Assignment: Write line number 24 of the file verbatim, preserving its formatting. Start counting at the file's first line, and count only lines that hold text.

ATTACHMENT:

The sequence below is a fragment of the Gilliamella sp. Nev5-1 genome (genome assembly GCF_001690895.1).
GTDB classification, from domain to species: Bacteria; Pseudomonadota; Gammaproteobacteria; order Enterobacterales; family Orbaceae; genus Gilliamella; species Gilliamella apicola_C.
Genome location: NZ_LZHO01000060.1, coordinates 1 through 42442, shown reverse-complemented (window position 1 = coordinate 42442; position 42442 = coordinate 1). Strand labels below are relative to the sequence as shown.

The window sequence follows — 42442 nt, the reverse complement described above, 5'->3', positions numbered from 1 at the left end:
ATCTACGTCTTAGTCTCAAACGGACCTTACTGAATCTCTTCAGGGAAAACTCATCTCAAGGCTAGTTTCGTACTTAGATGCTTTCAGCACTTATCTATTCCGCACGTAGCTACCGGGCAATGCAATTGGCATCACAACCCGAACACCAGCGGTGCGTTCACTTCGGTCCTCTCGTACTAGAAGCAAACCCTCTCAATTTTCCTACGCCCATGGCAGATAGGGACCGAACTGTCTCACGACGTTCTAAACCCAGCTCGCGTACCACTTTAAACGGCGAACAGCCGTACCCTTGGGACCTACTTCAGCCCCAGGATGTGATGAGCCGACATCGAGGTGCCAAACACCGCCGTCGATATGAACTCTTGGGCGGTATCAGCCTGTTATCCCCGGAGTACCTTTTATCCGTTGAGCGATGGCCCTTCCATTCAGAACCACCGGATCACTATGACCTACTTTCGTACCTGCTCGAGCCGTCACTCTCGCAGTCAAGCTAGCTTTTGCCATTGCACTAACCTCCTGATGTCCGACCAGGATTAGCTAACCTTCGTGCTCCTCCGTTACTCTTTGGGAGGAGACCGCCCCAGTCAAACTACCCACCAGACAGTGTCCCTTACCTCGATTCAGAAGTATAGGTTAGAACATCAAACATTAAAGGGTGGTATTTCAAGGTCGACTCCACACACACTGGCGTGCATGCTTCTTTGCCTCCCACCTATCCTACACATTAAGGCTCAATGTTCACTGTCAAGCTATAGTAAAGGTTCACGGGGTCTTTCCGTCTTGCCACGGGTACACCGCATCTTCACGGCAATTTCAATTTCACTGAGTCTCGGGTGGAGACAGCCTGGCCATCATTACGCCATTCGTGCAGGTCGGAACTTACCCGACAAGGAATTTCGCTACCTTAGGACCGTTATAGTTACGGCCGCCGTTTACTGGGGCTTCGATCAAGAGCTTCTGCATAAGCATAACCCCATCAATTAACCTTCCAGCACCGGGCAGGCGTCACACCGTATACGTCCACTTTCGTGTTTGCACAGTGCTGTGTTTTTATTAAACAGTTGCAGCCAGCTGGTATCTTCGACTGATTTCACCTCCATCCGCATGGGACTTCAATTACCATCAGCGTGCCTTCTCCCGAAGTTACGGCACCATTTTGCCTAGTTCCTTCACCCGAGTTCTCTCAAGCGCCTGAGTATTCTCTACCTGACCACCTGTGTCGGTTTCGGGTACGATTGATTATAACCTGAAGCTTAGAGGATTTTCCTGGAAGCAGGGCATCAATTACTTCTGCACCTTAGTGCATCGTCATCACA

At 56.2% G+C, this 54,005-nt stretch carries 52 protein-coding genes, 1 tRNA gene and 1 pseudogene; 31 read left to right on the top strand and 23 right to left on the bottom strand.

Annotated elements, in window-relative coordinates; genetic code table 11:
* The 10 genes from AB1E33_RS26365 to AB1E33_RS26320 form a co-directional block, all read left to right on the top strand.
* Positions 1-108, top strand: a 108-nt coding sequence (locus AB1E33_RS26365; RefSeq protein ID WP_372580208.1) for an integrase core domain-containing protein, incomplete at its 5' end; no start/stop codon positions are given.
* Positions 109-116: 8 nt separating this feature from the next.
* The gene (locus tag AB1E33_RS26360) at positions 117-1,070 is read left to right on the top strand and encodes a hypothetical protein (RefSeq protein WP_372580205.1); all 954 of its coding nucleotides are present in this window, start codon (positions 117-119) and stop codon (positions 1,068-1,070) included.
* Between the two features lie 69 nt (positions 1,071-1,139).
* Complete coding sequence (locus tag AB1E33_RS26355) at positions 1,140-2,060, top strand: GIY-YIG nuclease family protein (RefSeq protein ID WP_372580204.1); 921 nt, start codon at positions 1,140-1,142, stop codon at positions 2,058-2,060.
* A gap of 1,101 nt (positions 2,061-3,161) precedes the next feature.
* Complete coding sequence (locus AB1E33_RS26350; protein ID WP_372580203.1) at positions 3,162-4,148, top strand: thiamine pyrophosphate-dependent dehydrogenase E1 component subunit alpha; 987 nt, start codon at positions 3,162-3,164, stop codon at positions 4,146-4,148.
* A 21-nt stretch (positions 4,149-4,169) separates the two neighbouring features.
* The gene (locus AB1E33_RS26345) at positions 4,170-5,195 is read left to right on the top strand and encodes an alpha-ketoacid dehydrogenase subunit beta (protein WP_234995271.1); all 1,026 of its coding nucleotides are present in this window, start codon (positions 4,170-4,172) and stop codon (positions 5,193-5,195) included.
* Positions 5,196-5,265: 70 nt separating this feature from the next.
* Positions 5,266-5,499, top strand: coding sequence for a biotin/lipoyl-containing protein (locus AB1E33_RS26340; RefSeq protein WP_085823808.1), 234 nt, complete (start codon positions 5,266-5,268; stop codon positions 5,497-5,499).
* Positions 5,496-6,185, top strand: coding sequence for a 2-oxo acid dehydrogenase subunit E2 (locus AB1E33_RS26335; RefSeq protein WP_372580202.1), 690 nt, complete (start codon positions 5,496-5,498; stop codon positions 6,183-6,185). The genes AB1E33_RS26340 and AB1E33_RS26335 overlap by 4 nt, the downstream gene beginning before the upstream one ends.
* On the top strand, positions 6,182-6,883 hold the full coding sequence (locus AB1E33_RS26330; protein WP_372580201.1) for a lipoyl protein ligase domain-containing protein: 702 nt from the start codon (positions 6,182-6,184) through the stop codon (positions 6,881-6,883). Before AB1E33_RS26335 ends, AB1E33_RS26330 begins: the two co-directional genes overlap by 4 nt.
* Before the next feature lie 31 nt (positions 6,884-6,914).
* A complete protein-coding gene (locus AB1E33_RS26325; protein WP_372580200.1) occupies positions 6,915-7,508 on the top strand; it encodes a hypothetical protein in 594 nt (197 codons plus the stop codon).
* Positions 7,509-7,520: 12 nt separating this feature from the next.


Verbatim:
* Positions 7,509-7,520: 12 nt separating this feature from the next.